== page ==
Forget soy or dairy milk, how about some camel milk in your morning coffee? Though it may sound strange, the alternative milk has long been popular in parts of Africa and the Middle East, and demand for it is now steadily increasing in other parts of the world – including in the U.S.
According to the Washington Post, the beverage, which is slightly saltier than regular milk, is becoming increasingly popular because of its numerous health benefits. In fact, Bloomberg News reports camel milk has five times the vitamin C and 10 times the iron as cow’s milk, and it’s lower in total fat and saturated fat than its dairy-based counterpart.
Furthermore, camel milk’s lack of whey proteins and low lactose content makes it a suitable option for people with dairy allergies. A Dubai-based company called Camelicious has even developed a baby formula from camel’s milk, which, according to Camelicious deputy general manager Mutasher Awadh Al Badry, is said to protect young children from diseases while also supplying them with many of the nutrients their bodies and brains need to develop.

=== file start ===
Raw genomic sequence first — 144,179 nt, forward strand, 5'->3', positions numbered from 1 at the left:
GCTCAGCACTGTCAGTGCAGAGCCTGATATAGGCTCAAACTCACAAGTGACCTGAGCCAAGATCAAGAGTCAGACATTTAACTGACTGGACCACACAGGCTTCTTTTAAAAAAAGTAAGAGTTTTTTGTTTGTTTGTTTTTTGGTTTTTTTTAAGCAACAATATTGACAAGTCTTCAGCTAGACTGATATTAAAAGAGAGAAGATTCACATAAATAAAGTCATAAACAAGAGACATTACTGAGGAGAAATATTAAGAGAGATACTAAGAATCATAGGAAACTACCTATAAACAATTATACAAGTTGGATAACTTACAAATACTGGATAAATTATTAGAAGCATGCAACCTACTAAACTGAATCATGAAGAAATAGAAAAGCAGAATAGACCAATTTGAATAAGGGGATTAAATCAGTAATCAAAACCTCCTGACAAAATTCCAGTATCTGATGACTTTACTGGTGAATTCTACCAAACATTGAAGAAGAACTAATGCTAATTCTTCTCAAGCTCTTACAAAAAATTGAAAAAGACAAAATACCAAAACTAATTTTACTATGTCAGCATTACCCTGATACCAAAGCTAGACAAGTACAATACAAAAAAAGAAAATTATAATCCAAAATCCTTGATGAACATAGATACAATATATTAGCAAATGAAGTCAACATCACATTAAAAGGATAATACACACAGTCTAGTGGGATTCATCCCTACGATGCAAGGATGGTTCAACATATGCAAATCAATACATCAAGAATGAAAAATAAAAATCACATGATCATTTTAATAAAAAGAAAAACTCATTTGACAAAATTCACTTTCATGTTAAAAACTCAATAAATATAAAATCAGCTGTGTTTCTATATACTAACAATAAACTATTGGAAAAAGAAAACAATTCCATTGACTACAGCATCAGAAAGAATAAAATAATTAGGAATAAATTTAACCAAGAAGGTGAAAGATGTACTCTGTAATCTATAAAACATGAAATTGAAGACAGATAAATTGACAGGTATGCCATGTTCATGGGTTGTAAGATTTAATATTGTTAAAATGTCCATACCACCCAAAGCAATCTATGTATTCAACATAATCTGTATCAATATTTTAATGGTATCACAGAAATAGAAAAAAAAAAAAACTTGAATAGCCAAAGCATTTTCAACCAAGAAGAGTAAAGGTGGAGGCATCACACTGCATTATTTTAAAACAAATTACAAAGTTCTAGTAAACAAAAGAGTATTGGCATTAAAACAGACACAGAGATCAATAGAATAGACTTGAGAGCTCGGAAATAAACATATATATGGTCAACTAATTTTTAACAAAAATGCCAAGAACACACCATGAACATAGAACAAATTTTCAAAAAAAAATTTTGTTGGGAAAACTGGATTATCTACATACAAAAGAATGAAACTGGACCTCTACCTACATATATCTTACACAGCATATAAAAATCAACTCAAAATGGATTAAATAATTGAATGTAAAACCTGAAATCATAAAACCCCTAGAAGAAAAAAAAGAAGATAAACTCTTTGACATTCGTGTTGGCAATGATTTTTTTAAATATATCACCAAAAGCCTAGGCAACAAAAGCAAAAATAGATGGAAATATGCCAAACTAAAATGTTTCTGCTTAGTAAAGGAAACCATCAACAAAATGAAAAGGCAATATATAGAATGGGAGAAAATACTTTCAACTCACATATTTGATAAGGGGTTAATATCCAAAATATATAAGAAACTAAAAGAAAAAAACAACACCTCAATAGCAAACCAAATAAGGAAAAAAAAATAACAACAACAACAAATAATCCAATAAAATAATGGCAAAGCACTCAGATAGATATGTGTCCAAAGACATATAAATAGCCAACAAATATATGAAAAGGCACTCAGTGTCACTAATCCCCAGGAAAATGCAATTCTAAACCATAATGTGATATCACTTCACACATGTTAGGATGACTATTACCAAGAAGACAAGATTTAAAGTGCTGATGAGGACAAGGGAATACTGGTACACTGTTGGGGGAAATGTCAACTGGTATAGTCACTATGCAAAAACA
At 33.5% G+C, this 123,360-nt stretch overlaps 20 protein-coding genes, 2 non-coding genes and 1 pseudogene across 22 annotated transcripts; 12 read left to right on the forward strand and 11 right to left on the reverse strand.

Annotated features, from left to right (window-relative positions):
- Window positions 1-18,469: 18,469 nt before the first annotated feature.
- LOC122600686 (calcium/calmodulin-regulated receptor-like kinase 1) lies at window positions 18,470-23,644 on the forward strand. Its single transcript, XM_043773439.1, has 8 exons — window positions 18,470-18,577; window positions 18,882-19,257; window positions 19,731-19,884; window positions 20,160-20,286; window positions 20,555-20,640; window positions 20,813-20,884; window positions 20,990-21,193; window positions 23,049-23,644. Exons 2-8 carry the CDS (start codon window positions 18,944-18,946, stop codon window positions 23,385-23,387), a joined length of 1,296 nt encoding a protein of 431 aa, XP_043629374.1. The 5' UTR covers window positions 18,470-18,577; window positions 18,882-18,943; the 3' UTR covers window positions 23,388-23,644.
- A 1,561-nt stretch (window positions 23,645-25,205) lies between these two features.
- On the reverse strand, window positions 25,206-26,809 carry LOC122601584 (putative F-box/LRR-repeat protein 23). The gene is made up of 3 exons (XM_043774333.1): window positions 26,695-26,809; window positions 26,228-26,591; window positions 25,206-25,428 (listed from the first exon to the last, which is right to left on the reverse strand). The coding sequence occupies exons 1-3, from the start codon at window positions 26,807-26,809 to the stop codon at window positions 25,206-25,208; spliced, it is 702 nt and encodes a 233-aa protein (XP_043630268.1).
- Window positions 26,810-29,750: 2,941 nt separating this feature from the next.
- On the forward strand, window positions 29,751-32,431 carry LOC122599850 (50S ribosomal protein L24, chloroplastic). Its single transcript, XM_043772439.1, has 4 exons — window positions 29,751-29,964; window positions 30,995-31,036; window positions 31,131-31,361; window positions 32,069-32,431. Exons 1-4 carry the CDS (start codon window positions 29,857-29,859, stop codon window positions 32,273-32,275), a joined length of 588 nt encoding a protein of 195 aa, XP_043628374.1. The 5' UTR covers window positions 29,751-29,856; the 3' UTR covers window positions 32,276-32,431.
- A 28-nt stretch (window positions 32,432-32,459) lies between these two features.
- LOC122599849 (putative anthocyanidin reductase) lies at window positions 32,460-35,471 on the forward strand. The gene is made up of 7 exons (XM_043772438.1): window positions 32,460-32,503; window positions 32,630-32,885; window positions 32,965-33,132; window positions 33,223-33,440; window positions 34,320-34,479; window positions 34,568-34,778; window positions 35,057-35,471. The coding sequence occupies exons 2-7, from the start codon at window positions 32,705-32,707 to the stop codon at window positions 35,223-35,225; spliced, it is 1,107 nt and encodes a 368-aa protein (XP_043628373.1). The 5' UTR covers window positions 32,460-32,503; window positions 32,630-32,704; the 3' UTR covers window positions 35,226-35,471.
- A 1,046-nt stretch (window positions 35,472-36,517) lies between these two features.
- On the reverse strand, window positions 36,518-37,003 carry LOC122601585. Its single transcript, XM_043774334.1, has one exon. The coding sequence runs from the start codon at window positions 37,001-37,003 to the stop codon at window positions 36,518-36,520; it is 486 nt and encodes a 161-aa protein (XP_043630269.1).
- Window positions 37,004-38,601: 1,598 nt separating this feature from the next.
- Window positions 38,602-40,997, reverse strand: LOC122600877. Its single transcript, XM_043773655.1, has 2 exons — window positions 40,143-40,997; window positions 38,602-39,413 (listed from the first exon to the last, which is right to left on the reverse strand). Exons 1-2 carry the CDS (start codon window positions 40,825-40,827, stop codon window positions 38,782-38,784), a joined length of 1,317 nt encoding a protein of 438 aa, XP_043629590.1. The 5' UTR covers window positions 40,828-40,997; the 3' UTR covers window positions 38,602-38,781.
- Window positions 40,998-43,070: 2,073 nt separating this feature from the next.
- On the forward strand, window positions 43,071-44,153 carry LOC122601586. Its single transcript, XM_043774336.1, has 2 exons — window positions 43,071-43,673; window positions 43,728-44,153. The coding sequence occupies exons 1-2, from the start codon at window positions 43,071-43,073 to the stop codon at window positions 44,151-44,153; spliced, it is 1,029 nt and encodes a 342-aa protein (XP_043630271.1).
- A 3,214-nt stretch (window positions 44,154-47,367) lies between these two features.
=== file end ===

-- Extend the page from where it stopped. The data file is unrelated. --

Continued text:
Still, even if you were up for giving camel milk a shot, don’t expect it to be lining supermarket shelves anytime soon. Though there are some camel milk producers in California and in other parts of the country, most of the camel milk consumed today is produced in Africa, the Middle East and Australia.
That means getting your hands on some camel milk stateside is quite a pricey endeavor. For example, Desert Farms – a wholesaler located in Santa Monica, California – sells packages of six 16-ounce bottles of camel milk for $108.
Tell Us: Would you give camel milk a try?
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